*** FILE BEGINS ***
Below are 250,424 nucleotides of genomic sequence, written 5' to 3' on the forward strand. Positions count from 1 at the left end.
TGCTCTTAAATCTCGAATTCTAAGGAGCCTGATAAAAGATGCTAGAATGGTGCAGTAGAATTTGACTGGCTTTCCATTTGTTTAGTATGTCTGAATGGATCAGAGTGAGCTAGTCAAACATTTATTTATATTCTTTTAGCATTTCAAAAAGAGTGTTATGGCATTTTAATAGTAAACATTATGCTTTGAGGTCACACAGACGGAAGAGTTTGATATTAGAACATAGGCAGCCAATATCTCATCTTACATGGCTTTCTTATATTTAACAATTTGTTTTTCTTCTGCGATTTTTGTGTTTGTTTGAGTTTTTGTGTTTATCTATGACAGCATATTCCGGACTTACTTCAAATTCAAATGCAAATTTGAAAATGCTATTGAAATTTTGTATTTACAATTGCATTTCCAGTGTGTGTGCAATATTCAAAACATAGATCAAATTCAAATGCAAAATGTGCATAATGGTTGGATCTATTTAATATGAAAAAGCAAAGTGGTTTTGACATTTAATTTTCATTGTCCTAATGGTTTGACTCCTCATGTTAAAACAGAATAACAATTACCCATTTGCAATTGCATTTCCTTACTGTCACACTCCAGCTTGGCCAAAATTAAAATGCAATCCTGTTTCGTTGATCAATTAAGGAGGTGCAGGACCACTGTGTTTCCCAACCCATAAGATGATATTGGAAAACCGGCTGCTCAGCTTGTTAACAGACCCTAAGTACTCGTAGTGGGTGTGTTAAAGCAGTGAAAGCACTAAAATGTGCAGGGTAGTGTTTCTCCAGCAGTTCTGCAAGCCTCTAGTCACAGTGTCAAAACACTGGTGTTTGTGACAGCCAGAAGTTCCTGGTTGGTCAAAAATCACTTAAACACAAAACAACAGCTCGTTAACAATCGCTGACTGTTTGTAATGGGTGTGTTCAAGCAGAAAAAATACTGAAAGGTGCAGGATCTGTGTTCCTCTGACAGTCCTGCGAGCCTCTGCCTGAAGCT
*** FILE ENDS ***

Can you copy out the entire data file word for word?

Below are 250,424 nucleotides of genomic sequence, written 5' to 3' on the forward strand. Positions count from 1 at the left end.
TGCTCTTAAATCTCGAATTCTAAGGAGCCTGATAAAAGATGCTAGAATGGTGCAGTAGAATTTGACTGGCTTTCCATTTGTTTAGTATGTCTGAATGGATCAGAGTGAGCTAGTCAAACATTTATTTATATTCTTTTAGCATTTCAAAAAGAGTGTTATGGCATTTTAATAGTAAACATTATGCTTTGAGGTCACACAGACGGAAGAGTTTGATATTAGAACATAGGCAGCCAATATCTCATCTTACATGGCTTTCTTATATTTAACAATTTGTTTTTCTTCTGCGATTTTTGTGTTTGTTTGAGTTTTTGTGTTTATCTATGACAGCATATTCCGGACTTACTTCAAATTCAAATGCAAATTTGAAAATGCTATTGAAATTTTGTATTTACAATTGCATTTCCAGTGTGTGTGCAATATTCAAAACATAGATCAAATTCAAATGCAAAATGTGCATAATGGTTGGATCTATTTAATATGAAAAAGCAAAGTGGTTTTGACATTTAATTTTCATTGTCCTAATGGTTTGACTCCTCATGTTAAAACAGAATAACAATTACCCATTTGCAATTGCATTTCCTTACTGTCACACTCCAGCTTGGCCAAAATTAAAATGCAATCCTGTTTCGTTGATCAATTAAGGAGGTGCAGGACCACTGTGTTTCCCAACCCATAAGATGATATTGGAAAACCGGCTGCTCAGCTTGTTAACAGACCCTAAGTACTCGTAGTGGGTGTGTTAAAGCAGTGAAAGCACTAAAATGTGCAGGGTAGTGTTTCTCCAGCAGTTCTGCAAGCCTCTAGTCACAGTGTCAAAACACTGGTGTTTGTGACAGCCAGAAGTTCCTGGTTGGTCAAAAATCACTTAAACACAAAACAACAGCTCGTTAACAATCGCTGACTGTTTGTAATGGGTGTGTTCAAGCAGAAAAAATACTGAAAGGTGCAGGATCTGTGTTCCTCTGACAGTCCTGCGAGCCTCTGCCTGAAGCT